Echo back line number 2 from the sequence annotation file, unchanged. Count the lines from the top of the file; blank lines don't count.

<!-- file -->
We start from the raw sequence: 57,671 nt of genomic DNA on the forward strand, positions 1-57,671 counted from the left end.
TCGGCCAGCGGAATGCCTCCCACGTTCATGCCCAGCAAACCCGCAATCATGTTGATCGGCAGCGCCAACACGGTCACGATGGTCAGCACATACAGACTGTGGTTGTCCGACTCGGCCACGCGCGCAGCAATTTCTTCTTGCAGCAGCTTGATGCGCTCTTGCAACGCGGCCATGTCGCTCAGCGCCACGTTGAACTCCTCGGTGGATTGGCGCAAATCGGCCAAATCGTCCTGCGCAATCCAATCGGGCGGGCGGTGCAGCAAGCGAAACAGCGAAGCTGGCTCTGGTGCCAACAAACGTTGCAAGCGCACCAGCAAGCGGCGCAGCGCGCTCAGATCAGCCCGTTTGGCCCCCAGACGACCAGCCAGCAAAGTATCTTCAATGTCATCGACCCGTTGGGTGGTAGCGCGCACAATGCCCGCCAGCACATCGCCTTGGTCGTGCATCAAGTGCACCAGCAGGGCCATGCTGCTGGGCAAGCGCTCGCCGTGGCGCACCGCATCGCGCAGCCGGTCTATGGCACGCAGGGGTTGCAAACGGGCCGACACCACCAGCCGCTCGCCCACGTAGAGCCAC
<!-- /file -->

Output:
TCGGCCAGCGGAATGCCTCCCACGTTCATGCCCAGCAAACCCGCAATCATGTTGATCGGCAGCGCCAACACGGTCACGATGGTCAGCACATACAGACTGTGGTTGTCCGACTCGGCCACGCGCGCAGCAATTTCTTCTTGCAGCAGCTTGATGCGCTCTTGCAACGCGGCCATGTCGCTCAGCGCCACGTTGAACTCCTCGGTGGATTGGCGCAAATCGGCCAAATCGTCCTGCGCAATCCAATCGGGCGGGCGGTGCAGCAAGCGAAACAGCGAAGCTGGCTCTGGTGCCAACAAACGTTGCAAGCGCACCAGCAAGCGGCGCAGCGCGCTCAGATCAGCCCGTTTGGCCCCCAGACGACCAGCCAGCAAAGTATCTTCAATGTCATCGACCCGTTGGGTGGTAGCGCGCACAATGCCCGCCAGCACATCGCCTTGGTCGTGCATCAAGTGCACCAGCAGGGCCATGCTGCTGGGCAAGCGCTCGCCGTGGCGCACCGCATCGCGCAGCCGGTCTATGGCACGCAGGGGTTGCAAACGGGCCGACACCACCAGCCGCTCGCCCACGTAGAGCCAC